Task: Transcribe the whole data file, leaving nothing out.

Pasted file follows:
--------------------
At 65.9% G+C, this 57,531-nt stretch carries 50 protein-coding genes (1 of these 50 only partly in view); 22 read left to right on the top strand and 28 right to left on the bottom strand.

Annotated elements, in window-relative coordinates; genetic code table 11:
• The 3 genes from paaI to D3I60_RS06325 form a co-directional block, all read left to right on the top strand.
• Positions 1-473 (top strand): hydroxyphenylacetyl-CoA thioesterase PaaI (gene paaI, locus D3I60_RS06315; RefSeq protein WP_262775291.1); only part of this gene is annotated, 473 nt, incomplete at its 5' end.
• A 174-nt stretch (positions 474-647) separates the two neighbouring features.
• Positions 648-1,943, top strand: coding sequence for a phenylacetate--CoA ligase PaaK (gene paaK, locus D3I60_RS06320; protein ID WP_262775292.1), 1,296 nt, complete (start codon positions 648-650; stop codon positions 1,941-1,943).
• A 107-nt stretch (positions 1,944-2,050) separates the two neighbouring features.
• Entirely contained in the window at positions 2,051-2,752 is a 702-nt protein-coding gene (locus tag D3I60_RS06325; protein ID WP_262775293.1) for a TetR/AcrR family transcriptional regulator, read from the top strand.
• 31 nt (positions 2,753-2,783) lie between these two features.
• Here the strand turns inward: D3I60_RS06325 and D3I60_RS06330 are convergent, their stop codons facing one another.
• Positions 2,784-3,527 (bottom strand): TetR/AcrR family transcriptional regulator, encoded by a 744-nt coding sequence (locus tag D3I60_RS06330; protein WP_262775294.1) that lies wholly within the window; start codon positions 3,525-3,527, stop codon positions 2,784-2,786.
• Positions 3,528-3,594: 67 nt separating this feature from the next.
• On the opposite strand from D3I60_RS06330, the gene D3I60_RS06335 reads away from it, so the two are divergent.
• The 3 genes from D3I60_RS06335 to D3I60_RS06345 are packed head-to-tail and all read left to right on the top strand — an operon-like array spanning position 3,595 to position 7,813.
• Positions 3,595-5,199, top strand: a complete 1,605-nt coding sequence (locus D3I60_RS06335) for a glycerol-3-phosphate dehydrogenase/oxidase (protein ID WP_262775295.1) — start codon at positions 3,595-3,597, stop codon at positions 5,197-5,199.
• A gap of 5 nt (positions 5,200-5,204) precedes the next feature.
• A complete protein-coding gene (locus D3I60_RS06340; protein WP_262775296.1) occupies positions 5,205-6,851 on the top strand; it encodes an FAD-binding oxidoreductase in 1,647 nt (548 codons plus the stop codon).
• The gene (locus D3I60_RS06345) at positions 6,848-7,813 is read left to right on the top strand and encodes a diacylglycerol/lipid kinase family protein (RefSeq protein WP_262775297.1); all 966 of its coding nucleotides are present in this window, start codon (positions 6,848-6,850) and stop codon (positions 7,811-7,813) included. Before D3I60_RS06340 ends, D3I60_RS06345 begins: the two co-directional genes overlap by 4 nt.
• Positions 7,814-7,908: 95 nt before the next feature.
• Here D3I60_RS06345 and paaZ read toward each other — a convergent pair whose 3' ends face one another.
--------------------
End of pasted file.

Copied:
At 65.9% G+C, this 57,531-nt stretch carries 50 protein-coding genes (1 of these 50 only partly in view); 22 read left to right on the top strand and 28 right to left on the bottom strand.

Annotated elements, in window-relative coordinates; genetic code table 11:
• The 3 genes from paaI to D3I60_RS06325 form a co-directional block, all read left to right on the top strand.
• Positions 1-473 (top strand): hydroxyphenylacetyl-CoA thioesterase PaaI (gene paaI, locus D3I60_RS06315; RefSeq protein WP_262775291.1); only part of this gene is annotated, 473 nt, incomplete at its 5' end.
• A 174-nt stretch (positions 474-647) separates the two neighbouring features.
• Positions 648-1,943, top strand: coding sequence for a phenylacetate--CoA ligase PaaK (gene paaK, locus D3I60_RS06320; protein ID WP_262775292.1), 1,296 nt, complete (start codon positions 648-650; stop codon positions 1,941-1,943).
• A 107-nt stretch (positions 1,944-2,050) separates the two neighbouring features.
• Entirely contained in the window at positions 2,051-2,752 is a 702-nt protein-coding gene (locus tag D3I60_RS06325; protein ID WP_262775293.1) for a TetR/AcrR family transcriptional regulator, read from the top strand.
• 31 nt (positions 2,753-2,783) lie between these two features.
• Here the strand turns inward: D3I60_RS06325 and D3I60_RS06330 are convergent, their stop codons facing one another.
• Positions 2,784-3,527 (bottom strand): TetR/AcrR family transcriptional regulator, encoded by a 744-nt coding sequence (locus tag D3I60_RS06330; protein WP_262775294.1) that lies wholly within the window; start codon positions 3,525-3,527, stop codon positions 2,784-2,786.
• Positions 3,528-3,594: 67 nt separating this feature from the next.
• On the opposite strand from D3I60_RS06330, the gene D3I60_RS06335 reads away from it, so the two are divergent.
• The 3 genes from D3I60_RS06335 to D3I60_RS06345 are packed head-to-tail and all read left to right on the top strand — an operon-like array spanning position 3,595 to position 7,813.
• Positions 3,595-5,199, top strand: a complete 1,605-nt coding sequence (locus D3I60_RS06335) for a glycerol-3-phosphate dehydrogenase/oxidase (protein ID WP_262775295.1) — start codon at positions 3,595-3,597, stop codon at positions 5,197-5,199.
• A gap of 5 nt (positions 5,200-5,204) precedes the next feature.
• A complete protein-coding gene (locus D3I60_RS06340; protein WP_262775296.1) occupies positions 5,205-6,851 on the top strand; it encodes an FAD-binding oxidoreductase in 1,647 nt (548 codons plus the stop codon).
• The gene (locus D3I60_RS06345) at positions 6,848-7,813 is read left to right on the top strand and encodes a diacylglycerol/lipid kinase family protein (RefSeq protein WP_262775297.1); all 966 of its coding nucleotides are present in this window, start codon (positions 6,848-6,850) and stop codon (positions 7,811-7,813) included. Before D3I60_RS06340 ends, D3I60_RS06345 begins: the two co-directional genes overlap by 4 nt.
• Positions 7,814-7,908: 95 nt before the next feature.
• Here D3I60_RS06345 and paaZ read toward each other — a convergent pair whose 3' ends face one another.